PIA02393: South Polar Cap, Summer 2000
 Target Name:  Mars
 Is a satellite of:  Sol (our sun)
 Mission:  Mars Global Surveyor (MGS)
 Spacecraft:  Mars Global Surveyor Orbiter
 Instrument:  Mars Orbiter Camera (MOC)
 Product Size:  1690 x 1234 pixels (w x h)
 Produced By:  Malin Space Science Systems
 Producer ID:  MOC2-225
 Addition Date:  2000-04-29
 Primary Data Set:  MGS EDRs
 Full-Res TIFF:  PIA02393.tif (5.016 MB)
 Full-Res JPEG:  PIA02393.jpg (142.7 kB)

Click on the image above to download a moderately sized image in JPEG format (possibly reduced in size from original)

Original Caption Released with Image:

This is the south polar cap of Mars as it appeared to the Mars Global Surveyor (MGS) Mars Orbiter Camera (MOC) on April 17, 2000. In winter and early spring, this entire scene would be covered by frost. In summer, the cap shrinks to its minimum size, as shown here. Even though it is summer, observations made by the Viking orbiters in the 1970s showed that the south polar cap remains cold enough that the polar frost (seen here as white) consists of carbon dioxide. Carbon dioxide freezes at temperatures around -125 C (-193 F). Mid-summer afternoon sunlight illuminates this scene from the upper left from about 11.2 above the horizon. Soon the cap will experience sunsets; by June 2000, this pole will be in autumn, and the area covered by frost will begin to grow. Winter will return to the south polar region in December 2000. The polar cap from left to right is about 420 km (260 mi) across.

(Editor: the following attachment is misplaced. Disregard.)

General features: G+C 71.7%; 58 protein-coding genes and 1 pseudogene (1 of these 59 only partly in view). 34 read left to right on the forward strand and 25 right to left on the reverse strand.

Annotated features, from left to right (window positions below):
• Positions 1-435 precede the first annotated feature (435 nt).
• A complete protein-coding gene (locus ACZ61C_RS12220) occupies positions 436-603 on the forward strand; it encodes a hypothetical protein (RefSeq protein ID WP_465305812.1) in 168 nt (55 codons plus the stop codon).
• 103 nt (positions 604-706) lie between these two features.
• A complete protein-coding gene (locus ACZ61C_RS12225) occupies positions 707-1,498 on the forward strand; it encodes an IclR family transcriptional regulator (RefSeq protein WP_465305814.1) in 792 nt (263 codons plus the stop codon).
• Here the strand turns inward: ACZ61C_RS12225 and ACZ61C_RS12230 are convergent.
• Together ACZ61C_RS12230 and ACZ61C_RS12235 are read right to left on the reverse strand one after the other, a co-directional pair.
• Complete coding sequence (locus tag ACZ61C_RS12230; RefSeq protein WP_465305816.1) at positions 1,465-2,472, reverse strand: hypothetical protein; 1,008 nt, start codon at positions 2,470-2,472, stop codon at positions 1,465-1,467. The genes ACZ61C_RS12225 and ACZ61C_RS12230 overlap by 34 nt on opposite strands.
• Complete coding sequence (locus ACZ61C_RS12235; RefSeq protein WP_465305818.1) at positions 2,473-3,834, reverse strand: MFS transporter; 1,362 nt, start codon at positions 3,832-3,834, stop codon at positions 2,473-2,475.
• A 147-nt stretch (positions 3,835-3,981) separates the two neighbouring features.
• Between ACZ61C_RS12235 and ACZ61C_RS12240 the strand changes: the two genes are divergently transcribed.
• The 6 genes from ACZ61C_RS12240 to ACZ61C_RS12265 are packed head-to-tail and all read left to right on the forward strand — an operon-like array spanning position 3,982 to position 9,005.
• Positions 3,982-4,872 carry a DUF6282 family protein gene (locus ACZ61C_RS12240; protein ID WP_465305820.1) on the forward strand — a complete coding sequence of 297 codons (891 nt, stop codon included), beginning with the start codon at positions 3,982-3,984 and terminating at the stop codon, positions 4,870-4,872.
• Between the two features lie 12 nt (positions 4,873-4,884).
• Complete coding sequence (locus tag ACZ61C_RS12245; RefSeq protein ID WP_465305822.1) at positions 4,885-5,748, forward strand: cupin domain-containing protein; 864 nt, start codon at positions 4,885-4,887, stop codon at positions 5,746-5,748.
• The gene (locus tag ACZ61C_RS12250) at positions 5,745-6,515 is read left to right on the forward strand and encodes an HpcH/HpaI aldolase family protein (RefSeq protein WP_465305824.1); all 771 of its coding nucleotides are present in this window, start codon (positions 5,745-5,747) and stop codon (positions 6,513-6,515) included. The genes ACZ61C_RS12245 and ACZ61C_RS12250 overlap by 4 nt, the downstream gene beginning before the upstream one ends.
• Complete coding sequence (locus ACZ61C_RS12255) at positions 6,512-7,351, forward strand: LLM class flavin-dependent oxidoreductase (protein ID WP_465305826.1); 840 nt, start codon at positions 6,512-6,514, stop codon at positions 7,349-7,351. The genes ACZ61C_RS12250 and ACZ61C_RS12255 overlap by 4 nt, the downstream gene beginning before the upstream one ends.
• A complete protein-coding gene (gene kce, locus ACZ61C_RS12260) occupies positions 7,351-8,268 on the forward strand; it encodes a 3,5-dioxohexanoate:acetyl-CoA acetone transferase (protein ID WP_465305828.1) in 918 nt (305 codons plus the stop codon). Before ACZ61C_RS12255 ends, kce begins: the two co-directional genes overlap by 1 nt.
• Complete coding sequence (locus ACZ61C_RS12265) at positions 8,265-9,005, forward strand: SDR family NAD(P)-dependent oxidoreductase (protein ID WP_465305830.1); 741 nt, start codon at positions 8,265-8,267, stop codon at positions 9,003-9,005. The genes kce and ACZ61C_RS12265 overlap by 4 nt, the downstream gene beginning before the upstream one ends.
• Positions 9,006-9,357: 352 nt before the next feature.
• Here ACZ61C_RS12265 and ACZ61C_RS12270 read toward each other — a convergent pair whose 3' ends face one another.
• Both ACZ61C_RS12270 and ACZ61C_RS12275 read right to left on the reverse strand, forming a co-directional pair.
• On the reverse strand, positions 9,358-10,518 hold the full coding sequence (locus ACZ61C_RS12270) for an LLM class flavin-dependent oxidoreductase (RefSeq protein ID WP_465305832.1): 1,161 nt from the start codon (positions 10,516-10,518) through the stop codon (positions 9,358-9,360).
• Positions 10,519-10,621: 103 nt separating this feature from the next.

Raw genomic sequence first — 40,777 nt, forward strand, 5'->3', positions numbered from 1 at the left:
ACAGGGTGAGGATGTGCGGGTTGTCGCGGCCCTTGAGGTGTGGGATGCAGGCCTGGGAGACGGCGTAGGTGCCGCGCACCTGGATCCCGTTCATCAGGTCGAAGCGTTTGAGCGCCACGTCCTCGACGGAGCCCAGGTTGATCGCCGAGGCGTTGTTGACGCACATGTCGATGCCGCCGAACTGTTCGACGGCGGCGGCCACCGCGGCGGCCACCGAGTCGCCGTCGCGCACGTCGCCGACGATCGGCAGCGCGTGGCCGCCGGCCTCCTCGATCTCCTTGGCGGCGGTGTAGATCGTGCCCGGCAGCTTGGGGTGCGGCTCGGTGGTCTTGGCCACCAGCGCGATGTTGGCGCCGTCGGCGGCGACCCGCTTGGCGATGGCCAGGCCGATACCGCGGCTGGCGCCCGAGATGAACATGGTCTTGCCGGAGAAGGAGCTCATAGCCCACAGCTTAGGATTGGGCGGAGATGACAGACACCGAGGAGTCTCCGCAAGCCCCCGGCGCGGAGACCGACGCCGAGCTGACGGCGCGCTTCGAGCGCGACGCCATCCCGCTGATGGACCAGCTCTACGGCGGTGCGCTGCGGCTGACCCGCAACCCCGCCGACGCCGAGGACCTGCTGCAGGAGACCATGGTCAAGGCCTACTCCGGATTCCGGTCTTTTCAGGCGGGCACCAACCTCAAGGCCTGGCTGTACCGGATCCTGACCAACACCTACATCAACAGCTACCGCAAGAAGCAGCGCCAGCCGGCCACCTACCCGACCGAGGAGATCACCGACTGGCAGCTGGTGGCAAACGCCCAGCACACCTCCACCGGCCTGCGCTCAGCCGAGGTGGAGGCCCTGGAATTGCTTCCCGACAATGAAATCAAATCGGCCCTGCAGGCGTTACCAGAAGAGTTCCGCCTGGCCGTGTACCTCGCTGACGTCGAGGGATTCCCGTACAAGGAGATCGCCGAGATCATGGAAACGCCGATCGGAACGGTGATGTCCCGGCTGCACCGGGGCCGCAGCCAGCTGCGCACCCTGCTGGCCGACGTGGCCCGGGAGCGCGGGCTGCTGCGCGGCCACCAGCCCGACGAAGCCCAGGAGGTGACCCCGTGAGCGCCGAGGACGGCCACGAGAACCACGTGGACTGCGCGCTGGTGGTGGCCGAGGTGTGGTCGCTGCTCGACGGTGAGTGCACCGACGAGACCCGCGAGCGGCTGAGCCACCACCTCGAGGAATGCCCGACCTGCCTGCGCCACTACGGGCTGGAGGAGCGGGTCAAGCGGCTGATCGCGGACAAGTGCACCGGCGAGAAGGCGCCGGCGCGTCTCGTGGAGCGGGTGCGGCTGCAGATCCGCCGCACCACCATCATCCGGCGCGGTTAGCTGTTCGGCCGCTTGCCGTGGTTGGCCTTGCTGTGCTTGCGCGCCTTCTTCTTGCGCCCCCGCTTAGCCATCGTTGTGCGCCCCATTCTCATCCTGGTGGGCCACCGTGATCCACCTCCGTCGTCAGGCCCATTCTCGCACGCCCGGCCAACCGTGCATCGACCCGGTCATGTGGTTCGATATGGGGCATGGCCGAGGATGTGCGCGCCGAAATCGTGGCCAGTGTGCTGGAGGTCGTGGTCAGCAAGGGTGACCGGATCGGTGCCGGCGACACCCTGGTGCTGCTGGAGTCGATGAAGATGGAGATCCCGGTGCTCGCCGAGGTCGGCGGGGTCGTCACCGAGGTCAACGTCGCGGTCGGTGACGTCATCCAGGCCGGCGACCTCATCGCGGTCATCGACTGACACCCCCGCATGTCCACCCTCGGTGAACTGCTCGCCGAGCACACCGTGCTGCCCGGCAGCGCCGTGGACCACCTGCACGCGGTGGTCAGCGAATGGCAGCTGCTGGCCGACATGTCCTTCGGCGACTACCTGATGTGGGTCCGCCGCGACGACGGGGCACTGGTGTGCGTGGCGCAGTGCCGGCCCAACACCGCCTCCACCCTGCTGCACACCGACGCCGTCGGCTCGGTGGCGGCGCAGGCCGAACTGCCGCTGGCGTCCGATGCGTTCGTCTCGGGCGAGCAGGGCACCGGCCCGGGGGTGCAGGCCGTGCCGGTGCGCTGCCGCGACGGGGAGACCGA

Image Credit:
NASA/JPL/MSSS

Image Addition Date:
2000-04-29